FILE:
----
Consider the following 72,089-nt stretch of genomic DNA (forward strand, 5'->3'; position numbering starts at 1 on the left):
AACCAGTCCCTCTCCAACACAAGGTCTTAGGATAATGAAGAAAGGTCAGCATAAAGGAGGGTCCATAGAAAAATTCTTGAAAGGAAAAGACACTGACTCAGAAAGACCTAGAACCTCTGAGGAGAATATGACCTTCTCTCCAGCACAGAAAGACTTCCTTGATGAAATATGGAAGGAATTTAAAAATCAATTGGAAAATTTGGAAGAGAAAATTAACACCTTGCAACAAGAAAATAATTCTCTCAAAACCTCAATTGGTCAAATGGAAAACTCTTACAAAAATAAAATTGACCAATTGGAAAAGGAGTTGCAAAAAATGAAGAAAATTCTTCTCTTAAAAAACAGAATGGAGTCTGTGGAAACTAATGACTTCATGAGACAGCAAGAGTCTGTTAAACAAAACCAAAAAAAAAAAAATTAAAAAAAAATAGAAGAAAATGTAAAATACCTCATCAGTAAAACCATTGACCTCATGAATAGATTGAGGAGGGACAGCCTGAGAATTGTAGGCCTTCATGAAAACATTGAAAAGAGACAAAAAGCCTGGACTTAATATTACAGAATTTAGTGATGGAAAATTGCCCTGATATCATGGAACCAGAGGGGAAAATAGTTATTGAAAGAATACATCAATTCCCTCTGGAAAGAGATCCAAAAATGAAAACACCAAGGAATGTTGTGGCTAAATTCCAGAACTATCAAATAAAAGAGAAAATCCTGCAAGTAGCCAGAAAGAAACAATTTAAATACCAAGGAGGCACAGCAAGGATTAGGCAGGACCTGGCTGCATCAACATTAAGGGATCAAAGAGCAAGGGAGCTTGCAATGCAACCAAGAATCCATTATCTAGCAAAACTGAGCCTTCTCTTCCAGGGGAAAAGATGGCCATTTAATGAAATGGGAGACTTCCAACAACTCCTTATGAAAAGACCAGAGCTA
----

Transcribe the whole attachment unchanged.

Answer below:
Consider the following 72,089-nt stretch of genomic DNA (forward strand, 5'->3'; position numbering starts at 1 on the left):
AACCAGTCCCTCTCCAACACAAGGTCTTAGGATAATGAAGAAAGGTCAGCATAAAGGAGGGTCCATAGAAAAATTCTTGAAAGGAAAAGACACTGACTCAGAAAGACCTAGAACCTCTGAGGAGAATATGACCTTCTCTCCAGCACAGAAAGACTTCCTTGATGAAATATGGAAGGAATTTAAAAATCAATTGGAAAATTTGGAAGAGAAAATTAACACCTTGCAACAAGAAAATAATTCTCTCAAAACCTCAATTGGTCAAATGGAAAACTCTTACAAAAATAAAATTGACCAATTGGAAAAGGAGTTGCAAAAAATGAAGAAAATTCTTCTCTTAAAAAACAGAATGGAGTCTGTGGAAACTAATGACTTCATGAGACAGCAAGAGTCTGTTAAACAAAACCAAAAAAAAAAAAATTAAAAAAAAATAGAAGAAAATGTAAAATACCTCATCAGTAAAACCATTGACCTCATGAATAGATTGAGGAGGGACAGCCTGAGAATTGTAGGCCTTCATGAAAACATTGAAAAGAGACAAAAAGCCTGGACTTAATATTACAGAATTTAGTGATGGAAAATTGCCCTGATATCATGGAACCAGAGGGGAAAATAGTTATTGAAAGAATACATCAATTCCCTCTGGAAAGAGATCCAAAAATGAAAACACCAAGGAATGTTGTGGCTAAATTCCAGAACTATCAAATAAAAGAGAAAATCCTGCAAGTAGCCAGAAAGAAACAATTTAAATACCAAGGAGGCACAGCAAGGATTAGGCAGGACCTGGCTGCATCAACATTAAGGGATCAAAGAGCAAGGGAGCTTGCAATGCAACCAAGAATCCATTATCTAGCAAAACTGAGCCTTCTCTTCCAGGGGAAAAGATGGCCATTTAATGAAATGGGAGACTTCCAACAACTCCTTATGAAAAGACCAGAGCTA